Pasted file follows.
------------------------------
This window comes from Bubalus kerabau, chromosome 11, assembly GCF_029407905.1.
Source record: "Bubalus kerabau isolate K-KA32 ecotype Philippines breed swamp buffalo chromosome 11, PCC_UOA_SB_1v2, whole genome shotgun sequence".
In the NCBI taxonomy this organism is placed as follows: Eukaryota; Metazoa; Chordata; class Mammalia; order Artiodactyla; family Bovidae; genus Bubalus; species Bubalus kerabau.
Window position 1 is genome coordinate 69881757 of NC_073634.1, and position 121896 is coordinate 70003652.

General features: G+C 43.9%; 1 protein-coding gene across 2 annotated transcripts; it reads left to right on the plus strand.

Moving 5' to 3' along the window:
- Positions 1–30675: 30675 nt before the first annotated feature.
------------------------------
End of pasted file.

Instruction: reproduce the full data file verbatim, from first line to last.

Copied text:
This window comes from Bubalus kerabau, chromosome 11, assembly GCF_029407905.1.
Source record: "Bubalus kerabau isolate K-KA32 ecotype Philippines breed swamp buffalo chromosome 11, PCC_UOA_SB_1v2, whole genome shotgun sequence".
In the NCBI taxonomy this organism is placed as follows: Eukaryota; Metazoa; Chordata; class Mammalia; order Artiodactyla; family Bovidae; genus Bubalus; species Bubalus kerabau.
Window position 1 is genome coordinate 69881757 of NC_073634.1, and position 121896 is coordinate 70003652.

General features: G+C 43.9%; 1 protein-coding gene across 2 annotated transcripts; it reads left to right on the plus strand.

Moving 5' to 3' along the window:
- Positions 1–30675: 30675 nt before the first annotated feature.